The remaining wall of the aged FIL’s garage fell down last night. Well, at least that saves us having to get someone to demolish it. The insurance expert paid us a visit at the beginning of the week, and said we can start getting quotes for rebuilding.

The wall finally collapses
The wall finally collapses

Wildlife diary: The coypu has not been seen for a few days now. The trap had been baited with some potatoes, but LSS bought an apple today at the supermarket, so we’ve replaced the potatoes with pieces of apple. Hopefully it’s moved on to other premises.


LSS had the bright idea of searching the aged FIL’s cupboards for a suitable coypu dispatcher. Success! We have now borrowed something which I must admit I have never seen before. It’s called a “garden gun”.

It’s a single-shot shotgun (in other words the barrel has no rifling) but it’s bolt-action, and takes a selection of 9mm rimfire cartridges. Those of particular interest in this case are solid slugs. Now at least we have a humane method of disposing of the coypu. Should we catch it, of course. The live trap has been placed at the back of the pond.

There has still been no news from HSBC regarding the bank account closure. The remaining funds have still not been transferred to our joint account. LSS called them to enquire what the delay was. They replied that everything was in order, but it could take up to a month to close an account. Why am I not surprised?


We would appear to have a coypu in our pond. This is both good and bad news. Good, because we can make some more pâté and tanning-of-skin; and bad, because these animals are very habitat-destructive. We can do without ring-barked trees and increased erosion of the pond banks due to tunneling, thank you very much. I’ll need to set up the aged FIL’s live trap tomorrow. This is a wire cage with a baseplate linked to sliding doors at both ends. When an animal steps on the baseplate, the doors shut. Unfortunately disposing of the animal humanely is going to be a problem.

A long, long, time ago I owned a .22LR pistol, which I enjoyed using for occasional target shooting. Unfortunately the UK government decided this was A Bad Thing, and banned pistol ownership. Of course this meant the end of gun crime in the UK.

Oh, wait, wrong universe. Of course it didn’t.

Anyway, I switched to owning a .22LR rifle instead. Unfortunately the UK government then decided this was also A Bad Thing, and changed the rules. One had to be a member of a shooting club, and attend regular meetings (regular as in weekly). Due to time constraints at the time, I was unable to comply with the weekly requirement, so that was the end of my target shooting days. .22 ownership is Frowned Upon in France; I could apply for a hunting licence, and get a shotgun or larger calibre rifle – but I don’t have the time or finances at the moment.

The point is, I am left without a humane way of dispatching the possibly-caught coypu. As it is an environmental destroyer, releasing it elsewhere is not an option. And even if I had a shotgun, this would damage both the meat and the pelt. Whacking it on the head with an iron bar could be dangerous; these animals can inflict a nasty bite when cornered. I’ll say no more, but I’m afraid there will be no quick method employed, if the animal is unfortunate enough to get caught in the trap.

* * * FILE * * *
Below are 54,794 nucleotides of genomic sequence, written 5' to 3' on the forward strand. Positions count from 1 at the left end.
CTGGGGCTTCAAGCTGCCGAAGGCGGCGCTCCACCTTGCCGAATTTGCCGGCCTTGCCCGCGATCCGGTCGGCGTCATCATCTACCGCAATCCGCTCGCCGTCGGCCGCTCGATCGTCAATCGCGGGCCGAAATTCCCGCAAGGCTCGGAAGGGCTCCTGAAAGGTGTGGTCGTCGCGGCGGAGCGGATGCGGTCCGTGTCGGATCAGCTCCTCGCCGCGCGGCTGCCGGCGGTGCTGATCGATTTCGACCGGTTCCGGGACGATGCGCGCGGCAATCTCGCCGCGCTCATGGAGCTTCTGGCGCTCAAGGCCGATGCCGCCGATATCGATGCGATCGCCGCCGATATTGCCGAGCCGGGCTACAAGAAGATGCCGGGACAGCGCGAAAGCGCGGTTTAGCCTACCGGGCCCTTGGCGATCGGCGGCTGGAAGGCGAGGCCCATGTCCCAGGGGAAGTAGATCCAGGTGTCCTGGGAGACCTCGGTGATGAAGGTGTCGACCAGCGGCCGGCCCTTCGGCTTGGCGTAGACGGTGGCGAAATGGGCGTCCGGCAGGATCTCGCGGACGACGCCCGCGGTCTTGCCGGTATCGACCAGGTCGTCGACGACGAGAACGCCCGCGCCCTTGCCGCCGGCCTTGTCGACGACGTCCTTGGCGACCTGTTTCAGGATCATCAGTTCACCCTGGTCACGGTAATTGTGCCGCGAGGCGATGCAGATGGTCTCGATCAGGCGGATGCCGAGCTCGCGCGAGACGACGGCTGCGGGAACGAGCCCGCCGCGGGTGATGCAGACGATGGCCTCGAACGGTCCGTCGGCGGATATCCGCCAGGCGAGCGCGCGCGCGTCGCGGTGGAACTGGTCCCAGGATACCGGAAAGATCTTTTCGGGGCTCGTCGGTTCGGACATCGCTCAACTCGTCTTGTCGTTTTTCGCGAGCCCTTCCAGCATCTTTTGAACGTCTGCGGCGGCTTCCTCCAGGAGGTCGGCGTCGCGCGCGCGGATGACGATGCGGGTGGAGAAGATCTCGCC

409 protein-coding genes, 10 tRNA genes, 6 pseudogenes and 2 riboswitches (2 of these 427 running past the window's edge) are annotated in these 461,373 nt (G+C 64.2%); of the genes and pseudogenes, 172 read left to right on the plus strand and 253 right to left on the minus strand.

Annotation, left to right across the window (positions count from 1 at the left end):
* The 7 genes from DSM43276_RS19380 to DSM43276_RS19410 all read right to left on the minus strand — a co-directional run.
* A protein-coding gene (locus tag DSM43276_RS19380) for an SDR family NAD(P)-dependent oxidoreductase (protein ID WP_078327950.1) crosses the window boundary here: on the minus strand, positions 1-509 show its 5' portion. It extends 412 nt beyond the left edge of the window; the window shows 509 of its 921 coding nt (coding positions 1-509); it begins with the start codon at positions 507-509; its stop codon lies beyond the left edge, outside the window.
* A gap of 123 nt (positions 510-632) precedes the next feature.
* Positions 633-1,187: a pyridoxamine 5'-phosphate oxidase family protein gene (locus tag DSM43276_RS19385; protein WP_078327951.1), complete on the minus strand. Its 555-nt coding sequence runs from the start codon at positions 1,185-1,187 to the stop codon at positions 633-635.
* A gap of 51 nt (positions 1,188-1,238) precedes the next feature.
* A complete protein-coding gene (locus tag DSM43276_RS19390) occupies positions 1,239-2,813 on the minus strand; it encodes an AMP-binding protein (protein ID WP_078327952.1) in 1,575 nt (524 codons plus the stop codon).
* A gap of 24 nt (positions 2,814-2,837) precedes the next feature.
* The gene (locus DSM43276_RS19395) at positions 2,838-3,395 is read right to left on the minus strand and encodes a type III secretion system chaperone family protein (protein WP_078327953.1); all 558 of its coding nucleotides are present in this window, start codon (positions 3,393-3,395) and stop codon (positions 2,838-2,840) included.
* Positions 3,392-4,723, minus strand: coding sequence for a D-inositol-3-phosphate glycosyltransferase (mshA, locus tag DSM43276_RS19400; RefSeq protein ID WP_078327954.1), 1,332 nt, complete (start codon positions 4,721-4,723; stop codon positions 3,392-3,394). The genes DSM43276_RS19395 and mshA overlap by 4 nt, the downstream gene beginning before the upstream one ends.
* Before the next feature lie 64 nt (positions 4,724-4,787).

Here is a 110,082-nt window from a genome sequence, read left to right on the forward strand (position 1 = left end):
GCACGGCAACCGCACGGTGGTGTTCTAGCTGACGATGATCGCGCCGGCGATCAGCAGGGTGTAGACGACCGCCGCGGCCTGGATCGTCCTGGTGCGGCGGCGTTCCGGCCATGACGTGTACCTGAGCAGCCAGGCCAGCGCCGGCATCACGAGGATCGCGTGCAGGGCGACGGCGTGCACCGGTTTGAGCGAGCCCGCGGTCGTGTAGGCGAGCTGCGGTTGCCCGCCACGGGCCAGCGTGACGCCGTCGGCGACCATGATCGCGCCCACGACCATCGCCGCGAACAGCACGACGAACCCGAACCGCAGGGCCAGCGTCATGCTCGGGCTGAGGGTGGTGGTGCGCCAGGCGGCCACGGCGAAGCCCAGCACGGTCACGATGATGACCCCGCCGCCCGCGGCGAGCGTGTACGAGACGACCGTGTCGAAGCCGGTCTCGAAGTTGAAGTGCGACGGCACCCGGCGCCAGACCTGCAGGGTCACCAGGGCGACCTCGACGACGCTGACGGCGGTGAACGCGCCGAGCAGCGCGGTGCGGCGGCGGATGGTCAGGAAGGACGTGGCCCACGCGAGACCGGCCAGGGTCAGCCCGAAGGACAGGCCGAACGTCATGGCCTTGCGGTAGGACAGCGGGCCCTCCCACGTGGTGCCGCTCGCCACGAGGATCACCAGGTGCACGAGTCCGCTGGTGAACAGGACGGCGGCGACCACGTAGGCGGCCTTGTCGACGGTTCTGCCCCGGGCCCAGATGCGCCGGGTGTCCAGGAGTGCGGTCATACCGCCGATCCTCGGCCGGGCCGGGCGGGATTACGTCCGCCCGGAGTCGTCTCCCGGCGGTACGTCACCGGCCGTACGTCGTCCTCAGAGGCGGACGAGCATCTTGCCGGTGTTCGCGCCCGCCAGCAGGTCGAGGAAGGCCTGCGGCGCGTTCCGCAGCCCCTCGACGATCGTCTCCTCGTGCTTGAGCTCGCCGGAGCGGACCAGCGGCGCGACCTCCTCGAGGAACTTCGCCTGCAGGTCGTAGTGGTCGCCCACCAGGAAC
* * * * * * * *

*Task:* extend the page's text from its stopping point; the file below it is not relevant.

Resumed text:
(This post was supposed to go live on the 25th. However, LSS wanted to check some details first. Details have now been checked and verified, so here it is.)

We went to the village polling station again to vote in the EU elections. The turnout did not seem to be as impressive as it was when the local Mayoral elections were being held! Once again the French system appears to be particularly unkind to trees; each party (of which there were many!) has its own piece of paper. These are displayed in stacks on two trestle tables. One collects a piece of paper from each stack, and in the secrecy of the polling booth puts ones chosen piece of paper in the envelope. The unused pieces of paper are then simply thrown away. Of course in our case they were thrown away in the direction of the box containing fire-lighting materials.

The little bunnies are now eating solid food in addition to their accustomed diet; so we now need to pick grass, dandelions, clover etc. etc. several times a day. They’re also tucking in to kitchen vegetable scraps (the radish leaves, for example). Speaking of bunnies, here’s a rather chilling bunny-related tale:

Once upon a time, LSS had a First Cousin Twice Removed. (To save you looking it up in a genealogical textbook, this was her grandfather’s cousin). During the Second World War, France was of course occupied by the Germans. And one of the rules that the occupying forces imposed was that the possession of firearms was prohibited (for obvious reasons).

Now this First Cousin Twice Removed (we’ll call him Charles, because not only was that his name, but to keep referring to him as First Cousin Twice Removed would be silly) was a farmer. He would have been in his late thirties when the following events occurred. He was also particularly fond of wild rabbits. I don’t mean he went into the woods to admire the cute bunnies; he found them to be extremely tasty, especially when his wife Albertine made a casserole on the wood-burning kitchen range. As his skills at setting snares were not really up to scratch, he decided to ignore this apparently stupid law, and retained his shotgun.